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Juniata Video Project Helps Veterans Preserve Memories of World War II

(Posted May 11, 2006)

World War II veterans, from left, Rose Bud Fenstermacher, Paul Heberling and Robert Barnoff pose in front of the Pennsylvania section of the World War II Memorial in Washington, D.C

HUNTINGDON, Pa. -- Three Huntingdon-area residents who participated in a World War II oral history project at Juniata College, accompanied faculty and students from the college to present filmed interviews with veterans and home-front citizens to the Veterans History Archives at the Library of Congress.

The contingent presented 14 DVDs of individual interviews with Armed Forces and home-front veterans of World War II to Col. Robert Patrick, director of The Veteran's Project at the Library of Congress. The three veterans, Paul Heberling, of Huntingdon, Pa., an Army Air Corps veteran, Robert Barnoff, of State College, Pa., a Navy veteran, and Rose Bud Fenstermacher, of State College, Pa., a veteran of the U.S. Army WACs, were presented with pins.

"The oral history project was interesting for me because the students interviewing me were fascinated by some of my personal experiences, not only in the war, but also going to college on the GI Bill," says Barnoff, professor emeritus of civil engineering who in 1944 enlisted in the U.S. Navy at age 17 right out of Punxatawney High School. He served on the tanker U.S.S. Trinity in the South Pacific, mustering out as an electricians mate.

"We were given a private tour of the new World War II memorial," says Donna Weimer, Thornbury Professor of Communication. "It was a beautiful and incredible day."

"It was exciting to be able to go to Washington, says Fenstermacher, who served from 1944 to 1945 in the Women's Army Corps, stationed at Newport News, Va. "The idea that I would be donating a tape of my experiences to the Library of Congress was something I couldn't have imagined. It was an honor."

Fenstermacher, who maintains a career in State College as an artist and interior designer, worked as a clerk, but also spent evenings at a hospital at Camp Patrick Henry in Virginia, helping wounded soldiers do art projects, such as soap carving, leatherwork and painting.

"When I think of all the soldiers who served in World War II, I was thrilled to be a part of it," she adds. "All service people did important things, no matter what it was. We were all kids willing to join an effort to win the war. To now have my experiences be a part of the Library of Congress, I never expected it to happen to me."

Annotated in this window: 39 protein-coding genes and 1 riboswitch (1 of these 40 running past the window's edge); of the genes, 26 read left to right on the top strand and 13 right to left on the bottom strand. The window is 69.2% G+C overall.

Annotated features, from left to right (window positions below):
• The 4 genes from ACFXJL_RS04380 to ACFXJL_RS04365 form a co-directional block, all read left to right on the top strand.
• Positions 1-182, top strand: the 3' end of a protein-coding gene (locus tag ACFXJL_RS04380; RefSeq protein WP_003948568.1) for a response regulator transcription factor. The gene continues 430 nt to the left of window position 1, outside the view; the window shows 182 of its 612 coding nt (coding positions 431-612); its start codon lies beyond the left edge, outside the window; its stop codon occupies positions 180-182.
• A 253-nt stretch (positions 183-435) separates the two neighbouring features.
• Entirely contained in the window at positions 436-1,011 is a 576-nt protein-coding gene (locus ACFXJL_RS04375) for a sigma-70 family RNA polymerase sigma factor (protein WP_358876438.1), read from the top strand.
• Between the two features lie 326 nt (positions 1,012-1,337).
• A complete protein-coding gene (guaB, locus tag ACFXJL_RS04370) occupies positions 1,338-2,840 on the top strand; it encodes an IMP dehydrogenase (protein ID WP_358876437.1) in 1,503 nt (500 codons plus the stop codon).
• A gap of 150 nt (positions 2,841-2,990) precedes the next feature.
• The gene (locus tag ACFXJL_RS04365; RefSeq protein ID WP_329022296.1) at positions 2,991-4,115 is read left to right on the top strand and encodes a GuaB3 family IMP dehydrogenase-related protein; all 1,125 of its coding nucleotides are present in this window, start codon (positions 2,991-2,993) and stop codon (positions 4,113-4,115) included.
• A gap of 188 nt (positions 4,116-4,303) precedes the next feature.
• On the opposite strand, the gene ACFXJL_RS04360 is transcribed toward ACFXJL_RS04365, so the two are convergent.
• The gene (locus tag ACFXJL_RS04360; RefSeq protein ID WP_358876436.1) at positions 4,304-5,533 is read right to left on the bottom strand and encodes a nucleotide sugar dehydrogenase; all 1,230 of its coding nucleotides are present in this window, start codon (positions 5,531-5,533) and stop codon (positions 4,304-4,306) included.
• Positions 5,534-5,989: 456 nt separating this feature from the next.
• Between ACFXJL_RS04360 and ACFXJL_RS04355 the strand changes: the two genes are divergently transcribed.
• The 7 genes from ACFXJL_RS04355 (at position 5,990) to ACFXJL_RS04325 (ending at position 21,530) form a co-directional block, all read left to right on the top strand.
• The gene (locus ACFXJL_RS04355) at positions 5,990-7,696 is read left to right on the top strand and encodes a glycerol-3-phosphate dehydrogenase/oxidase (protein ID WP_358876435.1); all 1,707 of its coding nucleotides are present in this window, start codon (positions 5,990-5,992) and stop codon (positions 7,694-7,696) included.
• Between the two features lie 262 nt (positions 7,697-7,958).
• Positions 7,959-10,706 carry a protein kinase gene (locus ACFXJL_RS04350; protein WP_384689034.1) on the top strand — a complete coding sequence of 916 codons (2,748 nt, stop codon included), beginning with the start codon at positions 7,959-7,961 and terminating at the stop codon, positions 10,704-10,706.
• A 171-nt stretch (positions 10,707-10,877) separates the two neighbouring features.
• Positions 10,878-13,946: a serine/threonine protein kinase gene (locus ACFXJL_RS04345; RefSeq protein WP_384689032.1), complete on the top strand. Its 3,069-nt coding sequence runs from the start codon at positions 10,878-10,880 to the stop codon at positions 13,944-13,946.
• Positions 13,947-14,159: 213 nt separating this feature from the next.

The recorded interviews with each veteran range in length from 30 to 90 minutes. According to Nathan Wagoner, director of Juniata's digital media program, the college will send three more DVDs to the veteran's archive as soon as editing is completed on the remaining films.

"It was a really moving experience for me as the veterans told us these fascinating stories as they went through the tour," says Ryan Wetzel, a senior from Butler, Pa. studying digital video and media production. Wetzel and Sarah Worley, an instructor in communication at the college, did all of the editing and post-production for the oral history project. "What struck me about the experience is how profoundly anti-war all the veterans are, but not in a political sense. They believe that no one should have to go through what they had to."

The World War II oral history project emerged from a program at the Pennsylvania Governor's School for Information technology at Penn State University. Weimer, who teaches at the IT governor's school every summer, organized a series of interviews with Huntingdon-area veterans at Juniata College.

"The project is a way of appreciating living people while also creating a record for generations to come," says Wagoner

The interviews with more than a dozen veterans began in 2003. Many of the interviews were filmed at the governor's school by high school students from across Pennsylvania.

Contact John Wall at wallj@juniata.edu or (814) 641-3132 for more information.